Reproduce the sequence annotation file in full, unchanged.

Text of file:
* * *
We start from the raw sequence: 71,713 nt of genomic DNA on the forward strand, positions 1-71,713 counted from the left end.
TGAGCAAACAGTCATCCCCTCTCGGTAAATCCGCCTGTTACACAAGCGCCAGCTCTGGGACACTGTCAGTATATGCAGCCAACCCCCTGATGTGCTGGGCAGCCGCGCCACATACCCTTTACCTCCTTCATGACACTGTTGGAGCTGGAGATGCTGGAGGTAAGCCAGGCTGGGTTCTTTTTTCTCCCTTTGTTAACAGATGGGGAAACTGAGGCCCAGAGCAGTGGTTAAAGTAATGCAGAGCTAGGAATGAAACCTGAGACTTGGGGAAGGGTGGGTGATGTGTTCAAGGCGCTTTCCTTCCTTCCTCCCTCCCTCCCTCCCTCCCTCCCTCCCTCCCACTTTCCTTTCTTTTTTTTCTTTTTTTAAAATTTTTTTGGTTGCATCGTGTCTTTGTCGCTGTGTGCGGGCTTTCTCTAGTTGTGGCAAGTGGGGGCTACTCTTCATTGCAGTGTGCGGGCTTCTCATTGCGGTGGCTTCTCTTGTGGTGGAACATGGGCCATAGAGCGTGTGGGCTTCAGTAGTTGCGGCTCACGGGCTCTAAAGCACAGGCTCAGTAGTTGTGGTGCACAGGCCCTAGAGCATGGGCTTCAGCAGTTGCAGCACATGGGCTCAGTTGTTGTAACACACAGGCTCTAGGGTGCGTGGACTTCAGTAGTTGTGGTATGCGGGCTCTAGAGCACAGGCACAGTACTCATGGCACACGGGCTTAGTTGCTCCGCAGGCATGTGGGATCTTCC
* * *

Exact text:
We start from the raw sequence: 71,713 nt of genomic DNA on the forward strand, positions 1-71,713 counted from the left end.
TGAGCAAACAGTCATCCCCTCTCGGTAAATCCGCCTGTTACACAAGCGCCAGCTCTGGGACACTGTCAGTATATGCAGCCAACCCCCTGATGTGCTGGGCAGCCGCGCCACATACCCTTTACCTCCTTCATGACACTGTTGGAGCTGGAGATGCTGGAGGTAAGCCAGGCTGGGTTCTTTTTTCTCCCTTTGTTAACAGATGGGGAAACTGAGGCCCAGAGCAGTGGTTAAAGTAATGCAGAGCTAGGAATGAAACCTGAGACTTGGGGAAGGGTGGGTGATGTGTTCAAGGCGCTTTCCTTCCTTCCTCCCTCCCTCCCTCCCTCCCTCCCTCCCTCCCACTTTCCTTTCTTTTTTTTCTTTTTTTAAAATTTTTTTGGTTGCATCGTGTCTTTGTCGCTGTGTGCGGGCTTTCTCTAGTTGTGGCAAGTGGGGGCTACTCTTCATTGCAGTGTGCGGGCTTCTCATTGCGGTGGCTTCTCTTGTGGTGGAACATGGGCCATAGAGCGTGTGGGCTTCAGTAGTTGCGGCTCACGGGCTCTAAAGCACAGGCTCAGTAGTTGTGGTGCACAGGCCCTAGAGCATGGGCTTCAGCAGTTGCAGCACATGGGCTCAGTTGTTGTAACACACAGGCTCTAGGGTGCGTGGACTTCAGTAGTTGTGGTATGCGGGCTCTAGAGCACAGGCACAGTACTCATGGCACACGGGCTTAGTTGCTCCGCAGGCATGTGGGATCTTCC